Code-Level Energy Hotspot Localization via Naive Spectrum Based Testing

  • Roberto VerdecchiaEmail author
  • Achim Guldner
  • Yannick Becker
  • Eva Kern
Conference paper
Part of the Progress in IS book series (PROIS)


With the growing adoption of ICT solutions, developing energy efficient software becomes increasingly important. Current methods aimed at analyzing energy demanding portions of code, referred to as energy hotspots, often require ad-hoc analyses that constitute an additional process in the development life cycle. This leads to the scarce adoption of such methods in practice, leaving an open gap between source code energy optimization research and its concrete application. Thus, our underlying goal is to provide developers with a technique that enables them to efficiently gather source code energy consumption information without requiring excessive time overhead and resources. In this research we present a naive spectrum-based fault localization technique aimed to efficiently locate energy hotspots. More specifically, our research aims to understand the viability of spectrum based energy hotspot localization and the tradeoffs which can be made between performance and precision for such techniques. Our naive yet effective approach takes as input an application and its test suite, and utilizes a simple algorithm to localize portions of code which are potentially energy-greedy. This is achieved by combining test case coverage information with runtime energy consumption measurements. The viability of the approach is assessed through an empirical experiment. We conclude that the naive spectrum based energy hotspot localization approach can effectively support developers by efficiently providing insights of the energy consumption of software at source code level. Since we use processes already in place in most companies and adopt straightforward data analysis processes, naive spectrum based energy hotspot localization can reduce the effort and time required for assessing energy consumption of software and thus make including the energy consumption in the development process viable. As future work we plan to (i) further investigate the tradeoffs between performance and precision of spectrum based energy hotspot approaches (ii) compare our approach to similar ones through large-scale experiments. Our ultimate goal is to conceive ad-hoc tradeoff tuning of performance and precision according to development and organizational needs.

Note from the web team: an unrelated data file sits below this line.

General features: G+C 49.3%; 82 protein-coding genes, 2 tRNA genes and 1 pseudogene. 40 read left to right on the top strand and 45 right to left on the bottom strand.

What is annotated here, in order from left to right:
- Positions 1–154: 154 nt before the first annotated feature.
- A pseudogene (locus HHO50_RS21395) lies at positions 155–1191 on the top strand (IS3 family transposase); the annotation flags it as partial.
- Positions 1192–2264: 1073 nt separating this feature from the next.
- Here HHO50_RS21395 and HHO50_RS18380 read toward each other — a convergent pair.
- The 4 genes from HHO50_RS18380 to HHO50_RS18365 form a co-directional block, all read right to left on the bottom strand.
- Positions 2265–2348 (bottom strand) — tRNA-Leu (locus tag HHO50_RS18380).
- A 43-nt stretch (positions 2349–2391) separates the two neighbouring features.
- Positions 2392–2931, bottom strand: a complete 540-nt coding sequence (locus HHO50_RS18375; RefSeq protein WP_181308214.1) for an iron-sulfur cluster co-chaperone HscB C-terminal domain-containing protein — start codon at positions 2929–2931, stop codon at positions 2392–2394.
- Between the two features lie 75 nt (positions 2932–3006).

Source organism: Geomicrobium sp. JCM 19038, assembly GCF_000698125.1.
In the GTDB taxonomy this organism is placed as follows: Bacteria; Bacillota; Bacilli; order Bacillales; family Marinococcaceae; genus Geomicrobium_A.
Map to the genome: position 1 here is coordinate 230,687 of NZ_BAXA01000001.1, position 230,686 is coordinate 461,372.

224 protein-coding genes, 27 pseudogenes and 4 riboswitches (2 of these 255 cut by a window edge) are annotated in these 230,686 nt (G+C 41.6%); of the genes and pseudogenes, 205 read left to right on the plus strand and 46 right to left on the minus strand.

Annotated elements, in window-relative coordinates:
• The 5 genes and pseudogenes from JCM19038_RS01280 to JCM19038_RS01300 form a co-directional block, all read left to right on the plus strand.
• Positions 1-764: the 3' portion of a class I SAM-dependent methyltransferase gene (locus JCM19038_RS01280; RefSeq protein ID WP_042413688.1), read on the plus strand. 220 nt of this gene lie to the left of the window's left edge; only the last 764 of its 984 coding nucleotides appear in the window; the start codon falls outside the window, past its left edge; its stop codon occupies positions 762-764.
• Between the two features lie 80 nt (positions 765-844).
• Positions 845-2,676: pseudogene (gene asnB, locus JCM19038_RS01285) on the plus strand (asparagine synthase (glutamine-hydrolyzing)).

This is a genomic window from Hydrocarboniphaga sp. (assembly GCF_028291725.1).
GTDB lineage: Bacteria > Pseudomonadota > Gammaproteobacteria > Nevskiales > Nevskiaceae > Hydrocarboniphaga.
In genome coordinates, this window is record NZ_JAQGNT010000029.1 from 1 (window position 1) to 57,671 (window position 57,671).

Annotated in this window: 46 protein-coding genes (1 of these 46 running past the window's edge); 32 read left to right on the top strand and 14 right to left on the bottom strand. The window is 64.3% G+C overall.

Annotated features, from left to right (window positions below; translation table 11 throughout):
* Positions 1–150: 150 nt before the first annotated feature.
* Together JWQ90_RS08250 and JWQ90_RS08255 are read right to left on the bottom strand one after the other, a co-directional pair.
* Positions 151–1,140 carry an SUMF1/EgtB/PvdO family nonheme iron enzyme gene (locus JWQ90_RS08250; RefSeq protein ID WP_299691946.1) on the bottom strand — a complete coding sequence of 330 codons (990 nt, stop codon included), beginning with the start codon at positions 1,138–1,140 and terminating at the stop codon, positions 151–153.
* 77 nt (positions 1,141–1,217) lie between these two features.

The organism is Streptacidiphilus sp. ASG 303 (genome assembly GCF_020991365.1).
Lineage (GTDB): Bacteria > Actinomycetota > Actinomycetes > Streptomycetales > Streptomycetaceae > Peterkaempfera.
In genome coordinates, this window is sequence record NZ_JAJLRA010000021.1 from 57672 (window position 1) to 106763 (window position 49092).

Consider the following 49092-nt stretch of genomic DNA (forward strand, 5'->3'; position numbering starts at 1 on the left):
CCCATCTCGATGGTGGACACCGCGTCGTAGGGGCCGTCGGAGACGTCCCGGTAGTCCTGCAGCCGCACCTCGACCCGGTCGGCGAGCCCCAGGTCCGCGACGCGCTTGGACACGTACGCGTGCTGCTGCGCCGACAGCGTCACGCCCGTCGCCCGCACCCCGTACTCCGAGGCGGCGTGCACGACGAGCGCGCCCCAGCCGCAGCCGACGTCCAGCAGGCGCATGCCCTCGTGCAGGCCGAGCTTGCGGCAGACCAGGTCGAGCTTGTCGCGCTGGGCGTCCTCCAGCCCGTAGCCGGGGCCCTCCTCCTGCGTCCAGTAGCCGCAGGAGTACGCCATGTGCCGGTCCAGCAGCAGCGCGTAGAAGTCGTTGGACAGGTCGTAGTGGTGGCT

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Copyright information

© Springer Nature Switzerland AG 2018

Authors and Affiliations

  • Roberto Verdecchia
    • 1
    • 2
    Email author
  • Achim Guldner
    • 3
  • Yannick Becker
    • 3
  • Eva Kern
    • 4
    • 5
  1. 1.Gran Sasso Science InstituteL’AquilaItaly
  2. 2.Vrije Universiteit AmsterdamAmsterdamThe Netherlands
  3. 3.University of Applied Sciences Trier, Environmental Campus BirkenfeldBirkenfeldGermany
  4. 4.Environmental Campus BirkenfeldBirkenfeldGermany
  5. 5.Leuphana University LueneburgLueneburgGermany

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